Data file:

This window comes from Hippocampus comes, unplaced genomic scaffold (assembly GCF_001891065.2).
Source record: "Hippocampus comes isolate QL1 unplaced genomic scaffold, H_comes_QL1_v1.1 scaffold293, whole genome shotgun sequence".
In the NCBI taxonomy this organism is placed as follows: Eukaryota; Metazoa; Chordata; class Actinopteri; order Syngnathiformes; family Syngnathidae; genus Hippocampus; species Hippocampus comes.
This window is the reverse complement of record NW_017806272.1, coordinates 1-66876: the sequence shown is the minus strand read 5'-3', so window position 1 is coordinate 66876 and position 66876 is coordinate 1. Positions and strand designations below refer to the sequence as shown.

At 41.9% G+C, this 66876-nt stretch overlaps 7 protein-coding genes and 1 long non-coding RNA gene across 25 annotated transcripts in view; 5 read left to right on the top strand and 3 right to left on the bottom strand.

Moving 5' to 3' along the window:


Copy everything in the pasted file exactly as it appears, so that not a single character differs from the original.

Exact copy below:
This window comes from Hippocampus comes, unplaced genomic scaffold (assembly GCF_001891065.2).
Source record: "Hippocampus comes isolate QL1 unplaced genomic scaffold, H_comes_QL1_v1.1 scaffold293, whole genome shotgun sequence".
In the NCBI taxonomy this organism is placed as follows: Eukaryota; Metazoa; Chordata; class Actinopteri; order Syngnathiformes; family Syngnathidae; genus Hippocampus; species Hippocampus comes.
This window is the reverse complement of record NW_017806272.1, coordinates 1-66876: the sequence shown is the minus strand read 5'-3', so window position 1 is coordinate 66876 and position 66876 is coordinate 1. Positions and strand designations below refer to the sequence as shown.

At 41.9% G+C, this 66876-nt stretch overlaps 7 protein-coding genes and 1 long non-coding RNA gene across 25 annotated transcripts in view; 5 read left to right on the top strand and 3 right to left on the bottom strand.

Moving 5' to 3' along the window: